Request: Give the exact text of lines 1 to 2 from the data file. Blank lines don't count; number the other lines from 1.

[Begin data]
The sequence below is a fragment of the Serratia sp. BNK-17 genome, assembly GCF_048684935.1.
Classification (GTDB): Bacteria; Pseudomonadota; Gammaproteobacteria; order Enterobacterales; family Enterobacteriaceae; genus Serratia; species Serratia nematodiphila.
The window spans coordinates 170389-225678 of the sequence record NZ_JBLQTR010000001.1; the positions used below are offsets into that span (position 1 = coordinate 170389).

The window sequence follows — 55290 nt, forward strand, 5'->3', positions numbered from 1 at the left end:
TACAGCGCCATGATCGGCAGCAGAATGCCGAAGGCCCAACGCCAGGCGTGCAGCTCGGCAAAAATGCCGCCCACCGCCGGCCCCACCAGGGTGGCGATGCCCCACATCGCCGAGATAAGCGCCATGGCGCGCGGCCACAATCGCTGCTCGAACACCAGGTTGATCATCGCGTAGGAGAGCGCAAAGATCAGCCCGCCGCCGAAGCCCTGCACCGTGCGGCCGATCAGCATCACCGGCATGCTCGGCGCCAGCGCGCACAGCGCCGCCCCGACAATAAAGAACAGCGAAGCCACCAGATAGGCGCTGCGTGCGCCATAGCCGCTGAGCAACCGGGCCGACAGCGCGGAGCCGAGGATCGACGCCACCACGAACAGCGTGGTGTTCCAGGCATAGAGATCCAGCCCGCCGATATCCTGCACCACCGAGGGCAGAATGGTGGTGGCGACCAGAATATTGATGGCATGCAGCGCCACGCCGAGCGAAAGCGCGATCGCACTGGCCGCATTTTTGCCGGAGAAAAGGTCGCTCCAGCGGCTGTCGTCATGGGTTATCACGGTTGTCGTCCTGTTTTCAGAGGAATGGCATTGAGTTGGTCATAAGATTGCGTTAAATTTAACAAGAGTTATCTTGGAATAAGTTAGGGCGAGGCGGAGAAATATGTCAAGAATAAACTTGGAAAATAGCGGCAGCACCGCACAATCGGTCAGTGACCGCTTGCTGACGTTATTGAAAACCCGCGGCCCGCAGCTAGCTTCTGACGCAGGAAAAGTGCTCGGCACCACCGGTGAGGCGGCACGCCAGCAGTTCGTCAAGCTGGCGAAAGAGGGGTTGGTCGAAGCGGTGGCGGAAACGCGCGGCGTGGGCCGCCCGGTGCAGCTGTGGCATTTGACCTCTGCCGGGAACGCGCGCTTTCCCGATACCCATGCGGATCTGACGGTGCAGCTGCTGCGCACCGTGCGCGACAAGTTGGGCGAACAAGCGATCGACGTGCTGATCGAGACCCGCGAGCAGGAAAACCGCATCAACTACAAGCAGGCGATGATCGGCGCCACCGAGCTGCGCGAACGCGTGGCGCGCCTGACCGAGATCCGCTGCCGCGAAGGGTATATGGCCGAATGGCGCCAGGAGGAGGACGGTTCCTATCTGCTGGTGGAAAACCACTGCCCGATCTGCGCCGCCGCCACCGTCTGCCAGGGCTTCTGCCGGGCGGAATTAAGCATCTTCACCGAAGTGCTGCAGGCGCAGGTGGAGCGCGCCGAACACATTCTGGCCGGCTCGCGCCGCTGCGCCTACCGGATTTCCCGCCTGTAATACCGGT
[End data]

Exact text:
The sequence below is a fragment of the Serratia sp. BNK-17 genome, assembly GCF_048684935.1.
Classification (GTDB): Bacteria; Pseudomonadota; Gammaproteobacteria; order Enterobacterales; family Enterobacteriaceae; genus Serratia; species Serratia nematodiphila.